This is not the first time that principles of affirmative action have been applied to address discrimination in K-12 schools.  In Parents Involved in Community Schools v. Seattle School District No. 1, et al, 551 U.S. 701 (2007), the Court held that two K-12 admissions plans that would have used diversity as a predicate for placement were not narrowly tailored and, accordingly, unconstitutional.

The two districts were located in Seattle, Washington and Louisville, Kentucky.   By a 5-4 vote, the Supreme Court found their policies were not narrowly tailored, as they both used race as essentially the primary and dispositive consideration in placement.  Chief Justice John Roberts wrote in the plurality opinion that “[t]he way to stop discrimination on the basis of race is to stop discriminating on the basis of race.” The Court acknowledged that it had previously held that racial diversity can be a compelling government interest in university admissions, but it ruled that “[t]he present cases are not governed by Grutter,” opting to distinguish pertaining to higher education. Neither plan involved individualized consideration of students and both employed a very limited notion of diversity (“white” and “non-white”). The goal of preventing racial imbalance did not meet the Court’s standards for a constitutionally legitimate use of race: “Racial balancing is not transformed from ‘patently unconstitutional’ to a compelling state interest simply by relabeling it ‘racial diversity.'” In a separate opinion concurring in the judgment, Justice Kennedy did state that public schools may sometimes consider race to ensure equal educational opportunity.  But it remains to be seen if this approach will be embraced by a majority of the Court in a properly presented case with an appropriately tailored plan.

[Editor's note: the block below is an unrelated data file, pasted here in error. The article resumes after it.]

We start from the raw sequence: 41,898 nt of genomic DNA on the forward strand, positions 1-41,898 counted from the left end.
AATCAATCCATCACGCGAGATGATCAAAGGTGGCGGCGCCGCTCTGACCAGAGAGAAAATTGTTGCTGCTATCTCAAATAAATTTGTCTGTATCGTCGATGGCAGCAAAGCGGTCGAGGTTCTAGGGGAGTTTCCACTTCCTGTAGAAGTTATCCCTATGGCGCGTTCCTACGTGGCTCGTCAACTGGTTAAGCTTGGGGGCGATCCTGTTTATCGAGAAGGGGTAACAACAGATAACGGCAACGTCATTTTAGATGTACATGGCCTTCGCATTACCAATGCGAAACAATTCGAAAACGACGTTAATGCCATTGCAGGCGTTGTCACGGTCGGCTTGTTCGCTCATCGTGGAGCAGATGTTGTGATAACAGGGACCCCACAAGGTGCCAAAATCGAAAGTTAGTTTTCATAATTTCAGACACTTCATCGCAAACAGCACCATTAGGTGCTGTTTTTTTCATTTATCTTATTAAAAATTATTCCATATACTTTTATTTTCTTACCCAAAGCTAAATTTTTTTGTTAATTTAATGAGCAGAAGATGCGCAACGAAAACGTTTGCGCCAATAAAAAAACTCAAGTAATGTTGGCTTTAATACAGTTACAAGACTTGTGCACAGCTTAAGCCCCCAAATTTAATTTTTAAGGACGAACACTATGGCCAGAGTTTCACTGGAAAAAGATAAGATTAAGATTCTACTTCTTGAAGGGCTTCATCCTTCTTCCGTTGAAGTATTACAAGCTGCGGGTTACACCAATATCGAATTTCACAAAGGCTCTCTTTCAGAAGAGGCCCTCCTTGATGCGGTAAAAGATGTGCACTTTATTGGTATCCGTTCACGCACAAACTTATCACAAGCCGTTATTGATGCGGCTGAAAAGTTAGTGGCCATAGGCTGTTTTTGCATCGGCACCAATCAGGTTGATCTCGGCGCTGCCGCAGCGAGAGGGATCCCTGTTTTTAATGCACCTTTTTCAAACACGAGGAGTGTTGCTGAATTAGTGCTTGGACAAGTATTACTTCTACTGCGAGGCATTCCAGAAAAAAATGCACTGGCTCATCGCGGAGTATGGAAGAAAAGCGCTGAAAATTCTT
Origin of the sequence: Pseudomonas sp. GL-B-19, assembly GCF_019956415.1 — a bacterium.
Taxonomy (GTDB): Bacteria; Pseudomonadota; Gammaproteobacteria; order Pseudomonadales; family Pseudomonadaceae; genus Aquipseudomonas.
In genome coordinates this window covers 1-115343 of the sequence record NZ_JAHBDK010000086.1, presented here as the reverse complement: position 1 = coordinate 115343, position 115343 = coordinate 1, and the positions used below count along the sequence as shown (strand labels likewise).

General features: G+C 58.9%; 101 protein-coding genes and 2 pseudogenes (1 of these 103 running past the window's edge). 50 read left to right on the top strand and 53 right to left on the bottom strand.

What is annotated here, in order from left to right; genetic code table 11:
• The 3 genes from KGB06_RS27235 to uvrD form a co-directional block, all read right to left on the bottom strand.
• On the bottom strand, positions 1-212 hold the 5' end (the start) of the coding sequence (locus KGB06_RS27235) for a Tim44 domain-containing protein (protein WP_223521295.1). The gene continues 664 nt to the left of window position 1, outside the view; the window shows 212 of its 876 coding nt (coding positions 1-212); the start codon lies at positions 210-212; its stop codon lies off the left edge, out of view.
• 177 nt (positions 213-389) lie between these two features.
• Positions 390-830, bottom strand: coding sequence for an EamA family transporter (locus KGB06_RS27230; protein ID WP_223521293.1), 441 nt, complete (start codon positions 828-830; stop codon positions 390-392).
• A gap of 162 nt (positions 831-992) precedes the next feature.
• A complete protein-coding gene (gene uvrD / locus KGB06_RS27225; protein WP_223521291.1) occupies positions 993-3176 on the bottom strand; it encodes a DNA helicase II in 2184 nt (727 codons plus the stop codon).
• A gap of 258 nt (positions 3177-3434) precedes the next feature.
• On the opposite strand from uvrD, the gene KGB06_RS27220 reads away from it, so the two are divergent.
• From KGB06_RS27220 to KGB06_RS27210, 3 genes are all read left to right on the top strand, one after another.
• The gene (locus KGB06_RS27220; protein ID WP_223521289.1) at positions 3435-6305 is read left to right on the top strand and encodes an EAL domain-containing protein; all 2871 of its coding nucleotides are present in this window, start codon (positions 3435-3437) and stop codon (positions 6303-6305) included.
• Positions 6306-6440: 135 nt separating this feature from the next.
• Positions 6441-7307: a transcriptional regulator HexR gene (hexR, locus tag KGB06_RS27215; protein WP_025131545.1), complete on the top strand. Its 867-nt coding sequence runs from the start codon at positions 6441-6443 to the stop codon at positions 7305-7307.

The Boston case is, however, likely not an appropriate vehicle for such a ruling. This plan is an “interim” measure that has not yet been implemented, and key information about its actual effects is not yet available. While it is likely that the district will adopt a similar approach for the long term, that has yet to happened. That said, as a supposedly “race neutral” approach that may well yield an arguably appropriately diverse student body, there are aspects of the case and plan that might lead the Court to take it up, if and when asked to do so.